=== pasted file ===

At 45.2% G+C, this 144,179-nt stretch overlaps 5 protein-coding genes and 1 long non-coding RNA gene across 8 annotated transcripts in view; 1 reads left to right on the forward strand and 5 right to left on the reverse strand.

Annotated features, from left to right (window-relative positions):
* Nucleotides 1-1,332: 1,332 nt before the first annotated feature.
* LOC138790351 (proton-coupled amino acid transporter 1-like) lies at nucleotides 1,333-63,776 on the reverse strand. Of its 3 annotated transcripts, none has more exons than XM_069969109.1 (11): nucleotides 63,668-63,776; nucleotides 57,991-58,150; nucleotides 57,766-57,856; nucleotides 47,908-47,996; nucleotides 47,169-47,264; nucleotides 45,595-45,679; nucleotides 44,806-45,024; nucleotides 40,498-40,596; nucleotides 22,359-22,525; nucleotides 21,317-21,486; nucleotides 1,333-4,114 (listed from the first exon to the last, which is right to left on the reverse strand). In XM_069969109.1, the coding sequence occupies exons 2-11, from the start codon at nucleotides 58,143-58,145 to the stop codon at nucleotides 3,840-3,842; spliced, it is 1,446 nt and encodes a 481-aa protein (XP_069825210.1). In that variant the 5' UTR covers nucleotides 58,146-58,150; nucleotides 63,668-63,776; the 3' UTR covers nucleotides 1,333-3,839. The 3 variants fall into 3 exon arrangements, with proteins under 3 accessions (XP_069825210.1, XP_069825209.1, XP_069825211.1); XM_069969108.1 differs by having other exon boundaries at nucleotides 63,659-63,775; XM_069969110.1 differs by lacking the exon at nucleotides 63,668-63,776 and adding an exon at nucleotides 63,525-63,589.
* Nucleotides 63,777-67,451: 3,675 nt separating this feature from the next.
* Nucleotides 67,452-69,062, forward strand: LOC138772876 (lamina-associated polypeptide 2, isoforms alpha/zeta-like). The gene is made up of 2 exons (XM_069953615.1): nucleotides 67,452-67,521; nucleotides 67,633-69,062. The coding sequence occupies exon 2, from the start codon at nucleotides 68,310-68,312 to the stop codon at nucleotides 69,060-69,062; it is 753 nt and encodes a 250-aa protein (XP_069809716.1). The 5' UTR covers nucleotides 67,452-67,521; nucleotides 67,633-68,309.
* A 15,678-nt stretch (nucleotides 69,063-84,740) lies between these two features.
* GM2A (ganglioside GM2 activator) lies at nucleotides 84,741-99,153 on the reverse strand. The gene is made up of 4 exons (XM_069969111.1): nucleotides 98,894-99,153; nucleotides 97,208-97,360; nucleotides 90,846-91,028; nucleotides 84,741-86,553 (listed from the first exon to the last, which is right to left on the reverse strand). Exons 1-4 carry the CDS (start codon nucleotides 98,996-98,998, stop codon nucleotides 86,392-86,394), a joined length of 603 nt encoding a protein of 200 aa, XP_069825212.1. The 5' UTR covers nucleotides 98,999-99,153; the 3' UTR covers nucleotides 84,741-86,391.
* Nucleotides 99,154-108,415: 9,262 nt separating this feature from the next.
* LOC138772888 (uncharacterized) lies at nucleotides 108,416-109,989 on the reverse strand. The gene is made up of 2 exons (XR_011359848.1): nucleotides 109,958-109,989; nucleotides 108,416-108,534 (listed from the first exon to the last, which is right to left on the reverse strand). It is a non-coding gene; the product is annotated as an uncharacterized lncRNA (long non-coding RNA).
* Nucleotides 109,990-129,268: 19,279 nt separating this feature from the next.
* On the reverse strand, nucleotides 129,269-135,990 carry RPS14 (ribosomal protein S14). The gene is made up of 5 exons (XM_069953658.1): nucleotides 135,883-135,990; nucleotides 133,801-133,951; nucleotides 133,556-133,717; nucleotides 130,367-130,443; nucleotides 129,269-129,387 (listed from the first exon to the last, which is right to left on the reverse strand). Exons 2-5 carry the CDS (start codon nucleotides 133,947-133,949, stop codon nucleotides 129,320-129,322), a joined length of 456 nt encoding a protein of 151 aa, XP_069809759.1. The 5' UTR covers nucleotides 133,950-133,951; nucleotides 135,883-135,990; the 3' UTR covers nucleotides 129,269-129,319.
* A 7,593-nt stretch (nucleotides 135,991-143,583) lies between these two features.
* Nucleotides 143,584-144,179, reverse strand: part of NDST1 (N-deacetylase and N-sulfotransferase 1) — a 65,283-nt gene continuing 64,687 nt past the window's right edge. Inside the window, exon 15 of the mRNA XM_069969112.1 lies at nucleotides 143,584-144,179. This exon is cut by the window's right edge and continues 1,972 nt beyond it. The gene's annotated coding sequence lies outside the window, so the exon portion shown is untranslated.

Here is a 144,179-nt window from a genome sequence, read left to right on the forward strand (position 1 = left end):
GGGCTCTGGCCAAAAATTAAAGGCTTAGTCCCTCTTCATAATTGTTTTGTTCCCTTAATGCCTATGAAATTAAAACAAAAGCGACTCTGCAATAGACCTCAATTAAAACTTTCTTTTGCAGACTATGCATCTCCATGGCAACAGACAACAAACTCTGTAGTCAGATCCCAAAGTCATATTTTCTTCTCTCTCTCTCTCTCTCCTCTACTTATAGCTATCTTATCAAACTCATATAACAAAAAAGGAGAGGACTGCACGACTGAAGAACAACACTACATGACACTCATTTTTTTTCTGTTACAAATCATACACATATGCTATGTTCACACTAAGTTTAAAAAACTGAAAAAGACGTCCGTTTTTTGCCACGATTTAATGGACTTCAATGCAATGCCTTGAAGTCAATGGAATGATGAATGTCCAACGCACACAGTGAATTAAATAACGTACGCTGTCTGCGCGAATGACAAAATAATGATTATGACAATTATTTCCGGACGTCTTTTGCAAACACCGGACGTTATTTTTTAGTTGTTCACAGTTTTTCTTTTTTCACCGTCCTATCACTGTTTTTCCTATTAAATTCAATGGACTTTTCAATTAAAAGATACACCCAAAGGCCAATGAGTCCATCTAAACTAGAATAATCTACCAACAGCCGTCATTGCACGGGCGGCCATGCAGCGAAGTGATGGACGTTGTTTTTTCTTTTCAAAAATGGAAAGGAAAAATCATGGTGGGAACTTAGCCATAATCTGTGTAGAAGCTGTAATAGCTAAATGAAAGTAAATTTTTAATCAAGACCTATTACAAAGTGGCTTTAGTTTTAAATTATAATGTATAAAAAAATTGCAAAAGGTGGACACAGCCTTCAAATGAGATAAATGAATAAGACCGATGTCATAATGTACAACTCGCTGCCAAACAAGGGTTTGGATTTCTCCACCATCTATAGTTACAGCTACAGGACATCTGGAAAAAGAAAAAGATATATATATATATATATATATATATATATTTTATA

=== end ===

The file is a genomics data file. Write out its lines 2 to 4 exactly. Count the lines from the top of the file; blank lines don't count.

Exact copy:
Annotated features, from left to right (window-relative positions):
* Nucleotides 1-1,332: 1,332 nt before the first annotated feature.
* LOC138790351 (proton-coupled amino acid transporter 1-like) lies at nucleotides 1,333-63,776 on the reverse strand. Of its 3 annotated transcripts, none has more exons than XM_069969109.1 (11): nucleotides 63,668-63,776; nucleotides 57,991-58,150; nucleotides 57,766-57,856; nucleotides 47,908-47,996; nucleotides 47,169-47,264; nucleotides 45,595-45,679; nucleotides 44,806-45,024; nucleotides 40,498-40,596; nucleotides 22,359-22,525; nucleotides 21,317-21,486; nucleotides 1,333-4,114 (listed from the first exon to the last, which is right to left on the reverse strand). In XM_069969109.1, the coding sequence occupies exons 2-11, from the start codon at nucleotides 58,143-58,145 to the stop codon at nucleotides 3,840-3,842; spliced, it is 1,446 nt and encodes a 481-aa protein (XP_069825210.1). In that variant the 5' UTR covers nucleotides 58,146-58,150; nucleotides 63,668-63,776; the 3' UTR covers nucleotides 1,333-3,839. The 3 variants fall into 3 exon arrangements, with proteins under 3 accessions (XP_069825210.1, XP_069825209.1, XP_069825211.1); XM_069969108.1 differs by having other exon boundaries at nucleotides 63,659-63,775; XM_069969110.1 differs by lacking the exon at nucleotides 63,668-63,776 and adding an exon at nucleotides 63,525-63,589.